August 13, 2019
BREXIT UPDATE 40: PLOTS AND COUNTER-PLOTS
It seems increasingly clear that Boris Johnson intends to bring the UK out of the EU on October 31 without a deal. The only deal he appears to envisage is one based on the Malthouse Compromise, according to which the UK will leave on the deadline date and then, during an interim period after leaving, will negotiate a free trade agreement which will include unspecified technological solutions to the Northern Ireland border problem, instead of the backstop. (See Brexit Update 35). His government will only agree to enter into negotiations on this basis. The EU leaders, however, are refusing to reopen the Withdrawal Agreement and abolish the backstop.
So it seems unlikely that any talks will take place; and Johnson’s strategy is to blame a No Deal Brexit on the EU leaders for their refusal to negotiate. As I argued in Brexit Update 39, Johnson seemed from the first to be deliberately heading for a No Deal Brexit on October 31 and a General Election.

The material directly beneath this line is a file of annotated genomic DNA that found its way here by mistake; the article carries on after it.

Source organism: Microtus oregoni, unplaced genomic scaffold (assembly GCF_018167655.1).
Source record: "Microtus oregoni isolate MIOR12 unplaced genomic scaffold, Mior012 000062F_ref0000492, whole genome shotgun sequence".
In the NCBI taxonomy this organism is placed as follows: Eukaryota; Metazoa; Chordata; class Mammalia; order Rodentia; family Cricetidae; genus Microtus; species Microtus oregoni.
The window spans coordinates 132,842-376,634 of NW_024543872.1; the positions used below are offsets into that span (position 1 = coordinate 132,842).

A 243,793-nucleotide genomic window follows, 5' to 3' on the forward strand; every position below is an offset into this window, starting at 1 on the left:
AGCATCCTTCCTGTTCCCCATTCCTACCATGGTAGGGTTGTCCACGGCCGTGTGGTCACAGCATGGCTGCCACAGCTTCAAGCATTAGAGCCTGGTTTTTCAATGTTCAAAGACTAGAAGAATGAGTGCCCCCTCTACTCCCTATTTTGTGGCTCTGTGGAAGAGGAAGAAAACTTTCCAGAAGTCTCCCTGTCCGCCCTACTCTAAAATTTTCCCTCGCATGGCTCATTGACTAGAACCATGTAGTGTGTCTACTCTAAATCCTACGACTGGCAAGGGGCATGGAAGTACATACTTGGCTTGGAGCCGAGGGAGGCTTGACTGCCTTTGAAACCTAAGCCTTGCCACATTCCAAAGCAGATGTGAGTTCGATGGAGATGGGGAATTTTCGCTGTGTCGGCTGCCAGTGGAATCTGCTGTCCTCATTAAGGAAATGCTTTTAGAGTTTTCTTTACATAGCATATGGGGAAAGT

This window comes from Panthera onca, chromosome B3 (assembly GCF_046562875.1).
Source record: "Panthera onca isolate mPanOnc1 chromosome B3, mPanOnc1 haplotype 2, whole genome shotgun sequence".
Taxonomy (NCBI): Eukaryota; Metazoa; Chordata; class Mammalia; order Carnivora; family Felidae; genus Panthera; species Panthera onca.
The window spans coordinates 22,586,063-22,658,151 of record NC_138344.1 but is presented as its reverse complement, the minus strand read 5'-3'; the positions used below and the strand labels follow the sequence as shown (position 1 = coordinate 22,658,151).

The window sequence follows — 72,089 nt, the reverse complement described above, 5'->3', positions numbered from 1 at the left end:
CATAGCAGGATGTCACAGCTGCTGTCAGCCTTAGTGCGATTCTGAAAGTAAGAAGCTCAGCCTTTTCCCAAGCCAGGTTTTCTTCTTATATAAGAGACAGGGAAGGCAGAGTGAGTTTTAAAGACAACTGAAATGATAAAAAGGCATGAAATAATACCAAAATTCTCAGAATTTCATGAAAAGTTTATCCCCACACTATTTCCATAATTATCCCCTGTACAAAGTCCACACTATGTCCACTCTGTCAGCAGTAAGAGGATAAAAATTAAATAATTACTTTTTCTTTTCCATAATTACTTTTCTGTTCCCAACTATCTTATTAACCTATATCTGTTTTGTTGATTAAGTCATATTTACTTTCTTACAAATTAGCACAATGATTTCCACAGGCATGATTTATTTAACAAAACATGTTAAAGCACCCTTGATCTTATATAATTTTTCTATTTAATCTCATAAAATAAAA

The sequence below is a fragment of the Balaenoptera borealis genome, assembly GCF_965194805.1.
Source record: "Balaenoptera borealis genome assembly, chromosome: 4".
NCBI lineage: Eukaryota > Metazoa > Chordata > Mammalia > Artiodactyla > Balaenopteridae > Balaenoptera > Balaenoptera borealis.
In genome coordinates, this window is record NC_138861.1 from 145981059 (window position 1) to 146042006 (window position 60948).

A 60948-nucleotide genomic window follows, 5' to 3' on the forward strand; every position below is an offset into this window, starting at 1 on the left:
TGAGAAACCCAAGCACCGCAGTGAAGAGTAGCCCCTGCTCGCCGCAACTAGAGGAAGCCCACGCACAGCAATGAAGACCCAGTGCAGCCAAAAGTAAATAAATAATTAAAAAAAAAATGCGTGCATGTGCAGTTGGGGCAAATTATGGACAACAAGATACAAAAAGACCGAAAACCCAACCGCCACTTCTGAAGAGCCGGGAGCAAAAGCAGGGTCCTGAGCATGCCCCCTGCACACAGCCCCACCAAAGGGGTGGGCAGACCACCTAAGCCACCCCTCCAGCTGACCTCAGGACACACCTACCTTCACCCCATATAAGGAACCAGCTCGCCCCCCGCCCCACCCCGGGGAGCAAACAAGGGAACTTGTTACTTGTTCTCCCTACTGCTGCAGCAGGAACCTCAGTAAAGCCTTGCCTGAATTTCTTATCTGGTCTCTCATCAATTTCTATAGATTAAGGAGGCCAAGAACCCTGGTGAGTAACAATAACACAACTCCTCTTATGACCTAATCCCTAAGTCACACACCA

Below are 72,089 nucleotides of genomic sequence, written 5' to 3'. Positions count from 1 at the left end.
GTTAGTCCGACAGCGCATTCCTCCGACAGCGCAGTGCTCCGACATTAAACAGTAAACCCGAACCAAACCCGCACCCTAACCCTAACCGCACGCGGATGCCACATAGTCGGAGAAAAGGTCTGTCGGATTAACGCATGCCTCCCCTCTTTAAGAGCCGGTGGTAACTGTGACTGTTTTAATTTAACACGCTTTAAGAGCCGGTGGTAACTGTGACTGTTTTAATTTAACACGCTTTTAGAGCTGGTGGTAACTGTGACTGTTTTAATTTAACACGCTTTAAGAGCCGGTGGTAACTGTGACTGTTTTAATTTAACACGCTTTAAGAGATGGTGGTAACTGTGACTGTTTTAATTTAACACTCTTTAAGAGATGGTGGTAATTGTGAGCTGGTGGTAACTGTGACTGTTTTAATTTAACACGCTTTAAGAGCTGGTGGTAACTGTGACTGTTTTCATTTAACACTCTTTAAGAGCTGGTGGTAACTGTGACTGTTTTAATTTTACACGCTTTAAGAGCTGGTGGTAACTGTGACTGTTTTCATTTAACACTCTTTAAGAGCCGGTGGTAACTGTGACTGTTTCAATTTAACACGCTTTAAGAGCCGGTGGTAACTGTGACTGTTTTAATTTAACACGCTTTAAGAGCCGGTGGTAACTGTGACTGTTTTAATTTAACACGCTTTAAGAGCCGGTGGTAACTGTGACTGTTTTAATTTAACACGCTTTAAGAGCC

Johnson has repeatedly said he does not want to fight a General Election before October 31; his idea seems to be that, if the UK leaves the EU first, before a General Election is held, this will neutralise any threat from the Brexit Party – since the Brexit Party’s whole platform is leaving without a deal, and the UK will already have left without a deal (or with one in the unlikely event that the EU leaders back down at the last minute and agree to the Malthouse Compromise); and the Lib Dems, with their extreme Remain platform, will, Johnson seems to calculate, also be weakened by the fait accompli of the UK having left the EU. This would leave Johnson free to concentrate on defeating Corbyn: a task that Johnson believes he can easily manage. His optimism is based on a) his experience as Mayor of London, when he beat Ken Livingstone twice; b) what Johnson regards as Corbyn’s weakness as a result of his alleged shilly-shallying on Brexit and of the so-called Labour antisemitism “crisis”.